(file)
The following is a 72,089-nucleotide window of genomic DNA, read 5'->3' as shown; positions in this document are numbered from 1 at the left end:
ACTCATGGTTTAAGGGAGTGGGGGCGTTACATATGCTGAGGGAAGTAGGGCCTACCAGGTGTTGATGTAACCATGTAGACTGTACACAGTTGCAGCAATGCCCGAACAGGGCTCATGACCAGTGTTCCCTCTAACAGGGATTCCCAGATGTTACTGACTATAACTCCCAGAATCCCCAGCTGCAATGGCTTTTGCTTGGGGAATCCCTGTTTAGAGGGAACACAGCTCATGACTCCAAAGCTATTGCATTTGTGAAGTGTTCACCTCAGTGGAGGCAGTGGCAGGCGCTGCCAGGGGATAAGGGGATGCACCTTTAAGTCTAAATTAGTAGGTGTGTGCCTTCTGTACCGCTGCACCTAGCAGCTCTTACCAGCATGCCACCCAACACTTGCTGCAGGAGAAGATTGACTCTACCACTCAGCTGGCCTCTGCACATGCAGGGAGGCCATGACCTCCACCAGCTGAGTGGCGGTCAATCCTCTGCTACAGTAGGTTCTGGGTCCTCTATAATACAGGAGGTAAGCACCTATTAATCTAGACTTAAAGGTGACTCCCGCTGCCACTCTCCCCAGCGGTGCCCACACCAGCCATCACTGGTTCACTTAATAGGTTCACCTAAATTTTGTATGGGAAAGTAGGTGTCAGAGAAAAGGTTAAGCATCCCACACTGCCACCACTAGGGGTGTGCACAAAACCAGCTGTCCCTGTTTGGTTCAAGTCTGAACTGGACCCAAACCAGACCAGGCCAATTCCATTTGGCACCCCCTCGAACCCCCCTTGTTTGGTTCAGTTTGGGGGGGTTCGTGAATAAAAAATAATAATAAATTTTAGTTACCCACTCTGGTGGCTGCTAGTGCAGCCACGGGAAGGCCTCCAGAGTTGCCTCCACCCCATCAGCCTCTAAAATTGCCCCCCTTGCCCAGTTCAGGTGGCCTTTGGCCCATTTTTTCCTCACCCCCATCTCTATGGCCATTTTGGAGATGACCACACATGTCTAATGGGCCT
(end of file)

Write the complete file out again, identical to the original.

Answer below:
The following is a 72,089-nucleotide window of genomic DNA, read 5'->3' as shown; positions in this document are numbered from 1 at the left end:
ACTCATGGTTTAAGGGAGTGGGGGCGTTACATATGCTGAGGGAAGTAGGGCCTACCAGGTGTTGATGTAACCATGTAGACTGTACACAGTTGCAGCAATGCCCGAACAGGGCTCATGACCAGTGTTCCCTCTAACAGGGATTCCCAGATGTTACTGACTATAACTCCCAGAATCCCCAGCTGCAATGGCTTTTGCTTGGGGAATCCCTGTTTAGAGGGAACACAGCTCATGACTCCAAAGCTATTGCATTTGTGAAGTGTTCACCTCAGTGGAGGCAGTGGCAGGCGCTGCCAGGGGATAAGGGGATGCACCTTTAAGTCTAAATTAGTAGGTGTGTGCCTTCTGTACCGCTGCACCTAGCAGCTCTTACCAGCATGCCACCCAACACTTGCTGCAGGAGAAGATTGACTCTACCACTCAGCTGGCCTCTGCACATGCAGGGAGGCCATGACCTCCACCAGCTGAGTGGCGGTCAATCCTCTGCTACAGTAGGTTCTGGGTCCTCTATAATACAGGAGGTAAGCACCTATTAATCTAGACTTAAAGGTGACTCCCGCTGCCACTCTCCCCAGCGGTGCCCACACCAGCCATCACTGGTTCACTTAATAGGTTCACCTAAATTTTGTATGGGAAAGTAGGTGTCAGAGAAAAGGTTAAGCATCCCACACTGCCACCACTAGGGGTGTGCACAAAACCAGCTGTCCCTGTTTGGTTCAAGTCTGAACTGGACCCAAACCAGACCAGGCCAATTCCATTTGGCACCCCCTCGAACCCCCCTTGTTTGGTTCAGTTTGGGGGGGTTCGTGAATAAAAAATAATAATAAATTTTAGTTACCCACTCTGGTGGCTGCTAGTGCAGCCACGGGAAGGCCTCCAGAGTTGCCTCCACCCCATCAGCCTCTAAAATTGCCCCCCTTGCCCAGTTCAGGTGGCCTTTGGCCCATTTTTTCCTCACCCCCATCTCTATGGCCATTTTGGAGATGACCACACATGTCTAATGGGCCT